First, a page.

Carers need support, too

Over the last few months I have spoken to nearly 100 carers about their lives, their struggles, their achievements and what they would like to see change. And the one thing I’ve noticed is how they talk about their lives.

Everything is referenced to caring. It’s not just a task, it’s a vocation. More than once I have sat in a room with six people with over 100 years caring experience between them. Not once have I heard someone say “I wish I could stop and do something else with my life.”  It’s as if this would be like wishing away something that is important in defining who they are.

Part of the struggle of making caring integral to your identity is acknowledging your own need for care. Our mentoring project Carers Together specifically requires carers to identify themselves as needing support. But whenever I ask carers what they would like, they always ask for something for the person they are caring for- better medical co-ordination, confirmation over Disability Living  Allowance changes or something else to help the cared for person.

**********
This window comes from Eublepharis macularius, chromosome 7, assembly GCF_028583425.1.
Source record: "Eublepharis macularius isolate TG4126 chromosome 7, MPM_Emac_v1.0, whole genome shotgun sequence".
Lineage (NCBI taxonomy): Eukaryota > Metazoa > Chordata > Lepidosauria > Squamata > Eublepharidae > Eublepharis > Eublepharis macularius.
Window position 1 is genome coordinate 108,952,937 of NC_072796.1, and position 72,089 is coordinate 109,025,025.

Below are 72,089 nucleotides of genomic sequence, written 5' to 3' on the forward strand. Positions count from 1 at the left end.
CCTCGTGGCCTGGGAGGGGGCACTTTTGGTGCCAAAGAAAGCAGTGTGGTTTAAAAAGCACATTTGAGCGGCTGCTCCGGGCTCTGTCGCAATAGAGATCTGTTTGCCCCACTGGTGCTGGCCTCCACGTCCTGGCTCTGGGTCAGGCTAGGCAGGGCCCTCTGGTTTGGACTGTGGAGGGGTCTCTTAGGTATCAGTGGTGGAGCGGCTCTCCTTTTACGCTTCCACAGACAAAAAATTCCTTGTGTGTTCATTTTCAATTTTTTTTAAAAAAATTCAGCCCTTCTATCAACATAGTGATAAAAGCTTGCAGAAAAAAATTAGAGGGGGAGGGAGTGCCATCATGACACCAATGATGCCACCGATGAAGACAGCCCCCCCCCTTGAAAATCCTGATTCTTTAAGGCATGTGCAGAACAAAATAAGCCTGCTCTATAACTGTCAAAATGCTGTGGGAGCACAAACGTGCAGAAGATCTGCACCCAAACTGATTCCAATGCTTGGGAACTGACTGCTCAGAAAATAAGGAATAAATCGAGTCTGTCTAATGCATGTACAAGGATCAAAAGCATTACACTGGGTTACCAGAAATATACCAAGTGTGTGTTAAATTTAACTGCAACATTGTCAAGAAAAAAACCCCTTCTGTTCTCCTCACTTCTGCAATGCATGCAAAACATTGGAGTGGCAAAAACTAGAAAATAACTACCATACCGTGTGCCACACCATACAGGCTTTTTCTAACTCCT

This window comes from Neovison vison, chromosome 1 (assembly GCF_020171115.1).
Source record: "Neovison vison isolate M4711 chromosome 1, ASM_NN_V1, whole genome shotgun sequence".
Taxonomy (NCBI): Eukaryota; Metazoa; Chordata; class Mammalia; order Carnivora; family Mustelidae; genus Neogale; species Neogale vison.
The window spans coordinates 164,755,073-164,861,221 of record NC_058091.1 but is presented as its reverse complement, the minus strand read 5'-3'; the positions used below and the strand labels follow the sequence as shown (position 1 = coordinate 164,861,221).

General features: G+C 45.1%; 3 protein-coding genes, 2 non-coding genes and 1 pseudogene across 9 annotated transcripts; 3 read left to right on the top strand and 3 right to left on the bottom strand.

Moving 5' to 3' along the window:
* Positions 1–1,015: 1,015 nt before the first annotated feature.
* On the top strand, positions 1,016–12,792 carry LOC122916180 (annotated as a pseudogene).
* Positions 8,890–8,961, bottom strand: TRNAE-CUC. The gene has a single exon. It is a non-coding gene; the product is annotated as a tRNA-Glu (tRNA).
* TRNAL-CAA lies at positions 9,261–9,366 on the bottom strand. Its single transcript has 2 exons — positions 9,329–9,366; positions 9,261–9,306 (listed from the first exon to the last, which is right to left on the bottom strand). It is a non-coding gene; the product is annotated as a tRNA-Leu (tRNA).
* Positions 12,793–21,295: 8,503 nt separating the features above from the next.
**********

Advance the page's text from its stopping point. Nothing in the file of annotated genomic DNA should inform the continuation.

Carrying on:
Even when the request seems to be about the carer, such as: “I need help with my patience”, this is often about providing better care for someone else. This is great to hear, it’s a true expression of altruism and people have sacrificed very large proportions of their lives to help someone in need, but it does make it difficult for carers to make time to receive their own support. If who you are is someone who looks after other people it can be difficult to be ‘selfish’ and make time for yourself.

Carers get told repeatedly that they get need to make time for themselves and many have said to me: “That’s a great Idea, in theory.” Lots of this reflects the practicality of not having someone  to take over the work they are doing, but some of it comes down to the challenge in letting go of the perception of themselves as being the person who does the looking after. Accepting help from Carers Together is an acknowledgement, not just that you need practical assistance, but also that you need the support of another human being.

Much of the project is aimed at addressing the isolation that carers face. Part of this isolation is not having emotional support from other people. Sometimes it is possible to be strong and just get on with caring and then things change. Problems appear on the horizon, the future becomes uncertain and the need for someone to talk to becomes keenly expressed as worry, tiredness and feeling isolated. Carers too often find themselves in this position and soldier on. Perhaps if you’re in this position you can accept that everyone needs to be cared for, especially when you are doing so much caring yourself.